The Ghost of Ted Hughes

Posted on April 21, 2012


So we found the end of our journey,
So we stood alive in the river of light,
Among the creatures of light, creatures of light. 

Ted Hughes. That Morning.

An end is different from a destination. It’s a marker of a complete journey. A lifetime from start to finish and everything in between.With this in mind I start at the end, standing in a desert of moorland at the final resting place of the Poet Laureate, Ted Hughes. His grave marked by a simple granite stone a top a peat mound. His ashes scattered to the four winds. The spot unmarked on any map and found by word of mouth and faith alone.

This chosen spot is also a birthplace. At the foot of this hillock lays the marsh from which three mighty rivers spring. The three beautiful sisters Dart, Teign and Taw. The distance between their headwaters, to quote Hughes, being measured in paces rather than miles.

Having found, like Ted, the end of my journey, I reflect on the path, setting out four hours and seven miles earlier in the uneasy footsteps of a poet. Hoping to track down the ghost of Hughes who lived in the nearby village of North Tawnton for over thirty years and regularly seen walking these moors for reflection and inspiration.

The general advice on ghost hunting is to have the correct equipment.  A film camera (apparently the chemicals in film are more adapt at capturing ghosts that the electronic sensors of a digital camera) night vision equipment, electric magnetic field detectors, thermometers, and perhaps, most importantly wind chimes. Consensus being that a wind chime is a sure fire method of detecting a ghost.

Throwing caution to the wind I set out on my own hunt rather short handed. My paranormal instruments comprising a pork pie, a scribbled notebook of Ted Hughes poems, a jam sandwich, and a stick. I stride to the roof of the moors my head full of metaphors and discover that contrary to popular wisdom, Dartmoor does experience clear days. The skirt of her mist lifting a little, throwing of the sleet and rain to reveal the true majesty of her craggy hilltops.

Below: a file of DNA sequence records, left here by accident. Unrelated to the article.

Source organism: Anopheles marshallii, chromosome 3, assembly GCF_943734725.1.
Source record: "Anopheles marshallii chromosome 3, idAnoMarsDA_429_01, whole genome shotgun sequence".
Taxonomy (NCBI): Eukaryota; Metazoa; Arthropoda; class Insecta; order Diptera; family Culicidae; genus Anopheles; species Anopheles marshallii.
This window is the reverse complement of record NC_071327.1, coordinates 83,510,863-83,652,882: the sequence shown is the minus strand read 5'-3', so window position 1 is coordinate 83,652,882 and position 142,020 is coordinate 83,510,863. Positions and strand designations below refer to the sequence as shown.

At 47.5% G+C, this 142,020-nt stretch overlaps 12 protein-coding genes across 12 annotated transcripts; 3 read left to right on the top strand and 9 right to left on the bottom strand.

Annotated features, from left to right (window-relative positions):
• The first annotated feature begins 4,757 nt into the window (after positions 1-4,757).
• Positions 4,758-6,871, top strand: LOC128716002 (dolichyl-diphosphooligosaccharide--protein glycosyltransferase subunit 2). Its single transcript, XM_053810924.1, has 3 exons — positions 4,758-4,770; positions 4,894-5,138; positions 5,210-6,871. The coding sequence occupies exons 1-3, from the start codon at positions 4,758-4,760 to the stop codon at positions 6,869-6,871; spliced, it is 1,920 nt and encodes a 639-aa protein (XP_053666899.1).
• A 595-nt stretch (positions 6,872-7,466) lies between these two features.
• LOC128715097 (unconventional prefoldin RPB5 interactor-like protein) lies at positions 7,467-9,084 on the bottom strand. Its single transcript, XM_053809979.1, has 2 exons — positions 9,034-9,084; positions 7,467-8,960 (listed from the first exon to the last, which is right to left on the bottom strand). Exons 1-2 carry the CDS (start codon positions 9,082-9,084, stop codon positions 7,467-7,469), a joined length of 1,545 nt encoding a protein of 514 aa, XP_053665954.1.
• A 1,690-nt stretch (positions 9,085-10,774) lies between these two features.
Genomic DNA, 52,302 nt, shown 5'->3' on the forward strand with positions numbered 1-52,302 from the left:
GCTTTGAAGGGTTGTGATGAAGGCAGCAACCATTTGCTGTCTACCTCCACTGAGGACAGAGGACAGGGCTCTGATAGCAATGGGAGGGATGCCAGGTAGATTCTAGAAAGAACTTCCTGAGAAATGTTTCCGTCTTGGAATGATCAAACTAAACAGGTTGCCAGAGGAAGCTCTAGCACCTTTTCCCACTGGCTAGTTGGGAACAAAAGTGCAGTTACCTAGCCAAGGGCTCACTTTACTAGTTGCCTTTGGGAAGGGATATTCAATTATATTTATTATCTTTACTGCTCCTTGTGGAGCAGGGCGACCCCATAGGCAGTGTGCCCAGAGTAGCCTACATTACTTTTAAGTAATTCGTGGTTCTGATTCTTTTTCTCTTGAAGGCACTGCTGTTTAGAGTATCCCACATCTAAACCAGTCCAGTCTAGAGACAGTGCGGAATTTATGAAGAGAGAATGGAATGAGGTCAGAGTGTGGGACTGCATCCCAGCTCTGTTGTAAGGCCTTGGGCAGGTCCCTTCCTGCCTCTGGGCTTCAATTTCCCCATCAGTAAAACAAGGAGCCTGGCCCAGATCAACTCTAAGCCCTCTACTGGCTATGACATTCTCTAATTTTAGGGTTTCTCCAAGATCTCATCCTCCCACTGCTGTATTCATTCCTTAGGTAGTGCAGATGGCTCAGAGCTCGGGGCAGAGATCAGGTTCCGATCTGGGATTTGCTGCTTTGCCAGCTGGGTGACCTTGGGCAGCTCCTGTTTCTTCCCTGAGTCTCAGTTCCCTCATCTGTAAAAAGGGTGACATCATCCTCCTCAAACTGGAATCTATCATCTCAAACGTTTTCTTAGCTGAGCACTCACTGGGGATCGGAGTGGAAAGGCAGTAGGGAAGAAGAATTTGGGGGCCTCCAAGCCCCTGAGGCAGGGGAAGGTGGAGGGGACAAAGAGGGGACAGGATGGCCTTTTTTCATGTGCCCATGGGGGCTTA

Belstone Tor, the fire stone, is as spectacular as any. The name itself  poetic, attributed to the Celtic sun god Bel, or Baal, the brilliant. A holy place where magnificent fires would once have been lit to honour the sun at the high spots of the years cycle. Allegedly accompanied by human sacrifice.

Standing on the Tor my journey ahead is mapped out before me, huddled around the compass points. South, army observation huts sit within the firing range like sleeping sentinels on each hill head. First Stepperton,  and beyond on the horizon, Hangingstone.

East, its burial cairn a button protruding from its giant pregnant belly,  sleeps Cosdon Beacon. Beyond which I can see the tipping point between man and nature. The line where the ordered green fields of the managed countryside, including the village of Hughes’ Dartmoor home, sit in stark contrast to the barren golden moors before me. A world cut in two.

West, like castles in the sky, lay the dark mountains of Dartmoor. Yes Tor and to its south High Willhays, six hundred and twenty-one meters high. North, miraculously, in a gap on the horizon I glimpse the faintest tear of sea, a tiny slither of blue flesh pressing through  the torn trousers of Exmoor’s knee. The very spot where the river Taw, the salmon highway whose source sits beside the Ted Hughes memorial, joins the Atlantic Ocean at Barnstable Bay.